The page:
Outside of University, the only UNIX-related experience I had consisted of about 10 minutes with an Ubuntu LiveCD and whatever time I could spare to experiment with my new Apple Mac Mini and it's PowerPC processor. However, during my industry placement year (2007-2008) away from the University, I decided to experiment with UNIX some more and installed Xubuntu on to a spare hard disk drive. Forcing myself to use it for a few weeks wasn't as arduous as it might have been, due to the availability of some of my favourite applications from Windows, such as, Firefox, Thunderbird, VLC and Code::Blocks.

However, I encountered more bugs and general inconveniences under UNIX than I have ever had to deal with under a standard, out-of-the-box Windows XP installation. The X Window system never seems to work correctly and installation of graphics drivers is an annoying and error-prone experience to say the least. Also, VLC refused to run after Code::Blocks was installed due to incompatibilities with the newer wxWidgets library. So-called "DLL hell" might have been an issue under the DOS-based Windows 9x design but this problem is not present under the new (and largely unrelated) NT architecture. It is disappointing to see that it is still an issue under the allegedly superior UNIX design.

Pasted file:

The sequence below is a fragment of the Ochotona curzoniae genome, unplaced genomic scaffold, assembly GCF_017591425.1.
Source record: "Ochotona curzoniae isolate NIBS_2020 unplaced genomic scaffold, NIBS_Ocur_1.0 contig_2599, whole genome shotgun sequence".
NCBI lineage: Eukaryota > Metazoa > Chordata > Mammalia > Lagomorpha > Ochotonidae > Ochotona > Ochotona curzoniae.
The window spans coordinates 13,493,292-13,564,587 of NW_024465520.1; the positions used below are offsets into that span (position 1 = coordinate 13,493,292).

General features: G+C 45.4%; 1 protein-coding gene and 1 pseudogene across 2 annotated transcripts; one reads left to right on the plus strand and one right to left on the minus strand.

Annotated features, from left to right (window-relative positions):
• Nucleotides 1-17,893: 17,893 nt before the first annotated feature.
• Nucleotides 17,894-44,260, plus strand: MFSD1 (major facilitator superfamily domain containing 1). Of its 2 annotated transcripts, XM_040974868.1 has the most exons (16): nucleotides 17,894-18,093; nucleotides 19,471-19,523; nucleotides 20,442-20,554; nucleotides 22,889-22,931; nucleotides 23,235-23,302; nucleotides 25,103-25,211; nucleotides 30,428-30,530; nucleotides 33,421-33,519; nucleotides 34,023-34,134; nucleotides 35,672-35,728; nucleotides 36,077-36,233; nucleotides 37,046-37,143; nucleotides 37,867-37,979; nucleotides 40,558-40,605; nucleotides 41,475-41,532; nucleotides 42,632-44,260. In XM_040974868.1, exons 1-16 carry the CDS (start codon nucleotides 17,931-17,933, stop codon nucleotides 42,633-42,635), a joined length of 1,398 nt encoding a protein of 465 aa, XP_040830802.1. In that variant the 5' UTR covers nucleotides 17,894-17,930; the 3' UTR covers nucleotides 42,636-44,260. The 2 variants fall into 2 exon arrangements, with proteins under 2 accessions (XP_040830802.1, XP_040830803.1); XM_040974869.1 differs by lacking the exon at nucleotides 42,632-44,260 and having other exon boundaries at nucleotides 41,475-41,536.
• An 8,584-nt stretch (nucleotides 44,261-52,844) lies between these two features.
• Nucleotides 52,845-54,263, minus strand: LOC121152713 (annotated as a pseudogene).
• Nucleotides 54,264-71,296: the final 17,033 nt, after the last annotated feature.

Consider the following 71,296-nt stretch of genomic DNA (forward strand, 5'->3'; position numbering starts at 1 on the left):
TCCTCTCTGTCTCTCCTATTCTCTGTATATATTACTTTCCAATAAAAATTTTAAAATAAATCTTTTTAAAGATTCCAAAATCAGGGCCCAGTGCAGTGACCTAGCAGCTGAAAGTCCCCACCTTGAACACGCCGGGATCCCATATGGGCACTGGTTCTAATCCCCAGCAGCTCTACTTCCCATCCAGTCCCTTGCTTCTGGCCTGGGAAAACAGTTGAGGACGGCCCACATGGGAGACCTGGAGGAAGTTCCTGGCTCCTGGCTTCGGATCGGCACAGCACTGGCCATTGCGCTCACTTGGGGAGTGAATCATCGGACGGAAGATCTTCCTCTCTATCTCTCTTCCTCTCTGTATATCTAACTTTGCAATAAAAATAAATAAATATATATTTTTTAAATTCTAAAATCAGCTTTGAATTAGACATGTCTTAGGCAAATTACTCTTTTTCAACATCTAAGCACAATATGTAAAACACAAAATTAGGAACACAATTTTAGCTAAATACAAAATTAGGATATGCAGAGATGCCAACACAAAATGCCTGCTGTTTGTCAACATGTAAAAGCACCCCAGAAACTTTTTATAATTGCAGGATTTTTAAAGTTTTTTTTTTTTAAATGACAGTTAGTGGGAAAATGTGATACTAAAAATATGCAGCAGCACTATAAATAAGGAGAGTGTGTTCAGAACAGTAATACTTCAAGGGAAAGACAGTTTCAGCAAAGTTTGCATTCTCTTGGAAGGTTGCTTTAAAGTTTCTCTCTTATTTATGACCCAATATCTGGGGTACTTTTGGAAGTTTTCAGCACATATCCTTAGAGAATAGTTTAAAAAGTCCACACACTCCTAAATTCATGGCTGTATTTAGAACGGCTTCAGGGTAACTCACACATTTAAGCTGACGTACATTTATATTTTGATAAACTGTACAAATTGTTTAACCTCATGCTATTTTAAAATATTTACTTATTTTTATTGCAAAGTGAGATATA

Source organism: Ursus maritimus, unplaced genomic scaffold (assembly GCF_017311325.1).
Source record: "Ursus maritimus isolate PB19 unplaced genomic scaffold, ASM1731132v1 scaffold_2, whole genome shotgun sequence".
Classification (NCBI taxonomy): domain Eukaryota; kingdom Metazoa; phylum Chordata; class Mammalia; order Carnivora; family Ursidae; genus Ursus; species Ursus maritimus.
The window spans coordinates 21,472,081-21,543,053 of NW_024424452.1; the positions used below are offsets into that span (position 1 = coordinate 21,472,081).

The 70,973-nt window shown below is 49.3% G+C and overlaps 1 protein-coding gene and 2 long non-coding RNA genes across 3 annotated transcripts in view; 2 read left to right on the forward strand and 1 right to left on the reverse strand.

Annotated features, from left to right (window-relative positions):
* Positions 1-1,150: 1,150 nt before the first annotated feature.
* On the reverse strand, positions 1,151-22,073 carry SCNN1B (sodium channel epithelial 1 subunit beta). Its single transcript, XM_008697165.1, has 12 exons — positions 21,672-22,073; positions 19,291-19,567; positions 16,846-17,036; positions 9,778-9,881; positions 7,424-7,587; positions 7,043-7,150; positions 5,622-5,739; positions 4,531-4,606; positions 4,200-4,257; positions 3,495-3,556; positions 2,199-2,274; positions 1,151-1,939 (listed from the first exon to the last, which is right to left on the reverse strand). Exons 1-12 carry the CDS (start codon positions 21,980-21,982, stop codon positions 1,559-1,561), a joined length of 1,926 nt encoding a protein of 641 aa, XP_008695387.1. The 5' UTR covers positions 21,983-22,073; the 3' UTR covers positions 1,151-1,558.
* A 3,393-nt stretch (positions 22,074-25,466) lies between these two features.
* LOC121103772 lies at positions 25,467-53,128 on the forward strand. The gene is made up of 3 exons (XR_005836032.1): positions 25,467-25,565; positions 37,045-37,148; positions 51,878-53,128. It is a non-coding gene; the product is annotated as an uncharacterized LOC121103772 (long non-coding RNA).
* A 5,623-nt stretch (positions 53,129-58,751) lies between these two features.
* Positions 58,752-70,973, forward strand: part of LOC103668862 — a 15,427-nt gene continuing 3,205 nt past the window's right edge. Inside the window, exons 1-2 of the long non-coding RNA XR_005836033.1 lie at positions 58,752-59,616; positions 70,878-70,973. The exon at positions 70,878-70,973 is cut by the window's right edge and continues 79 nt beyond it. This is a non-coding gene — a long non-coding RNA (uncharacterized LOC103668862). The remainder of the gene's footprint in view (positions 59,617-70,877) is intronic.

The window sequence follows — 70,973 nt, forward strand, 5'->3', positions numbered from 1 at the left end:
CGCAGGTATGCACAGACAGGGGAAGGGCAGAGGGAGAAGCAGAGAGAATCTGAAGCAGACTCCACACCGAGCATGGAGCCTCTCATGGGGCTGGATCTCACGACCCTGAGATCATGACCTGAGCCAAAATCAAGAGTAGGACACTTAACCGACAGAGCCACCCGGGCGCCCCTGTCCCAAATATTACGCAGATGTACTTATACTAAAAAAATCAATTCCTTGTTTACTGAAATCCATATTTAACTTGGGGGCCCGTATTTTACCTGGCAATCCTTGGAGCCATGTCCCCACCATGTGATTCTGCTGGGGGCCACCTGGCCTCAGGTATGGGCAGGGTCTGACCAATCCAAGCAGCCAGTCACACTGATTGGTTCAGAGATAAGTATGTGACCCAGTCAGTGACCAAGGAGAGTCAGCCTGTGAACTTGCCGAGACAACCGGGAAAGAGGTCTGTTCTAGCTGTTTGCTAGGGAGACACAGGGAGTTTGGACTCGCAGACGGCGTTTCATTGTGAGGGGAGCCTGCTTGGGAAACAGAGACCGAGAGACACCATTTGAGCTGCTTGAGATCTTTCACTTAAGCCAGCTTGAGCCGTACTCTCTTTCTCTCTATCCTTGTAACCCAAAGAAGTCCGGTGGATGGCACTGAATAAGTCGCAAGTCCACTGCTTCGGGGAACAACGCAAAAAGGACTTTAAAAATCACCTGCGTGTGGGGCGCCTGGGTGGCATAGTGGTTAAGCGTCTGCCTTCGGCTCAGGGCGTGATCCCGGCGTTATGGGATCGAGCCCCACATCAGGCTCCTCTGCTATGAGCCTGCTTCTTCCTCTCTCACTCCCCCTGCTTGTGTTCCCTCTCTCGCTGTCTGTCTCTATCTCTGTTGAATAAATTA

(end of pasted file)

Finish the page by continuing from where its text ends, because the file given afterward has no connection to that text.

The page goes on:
During this time, I played around with a few other operating systems, including the OpenSolaris LiveCD. Those of you who have an interest in alternative UNIX systems aside from GNU/Linux and BSD may wish to download this LiveCD for yourselves.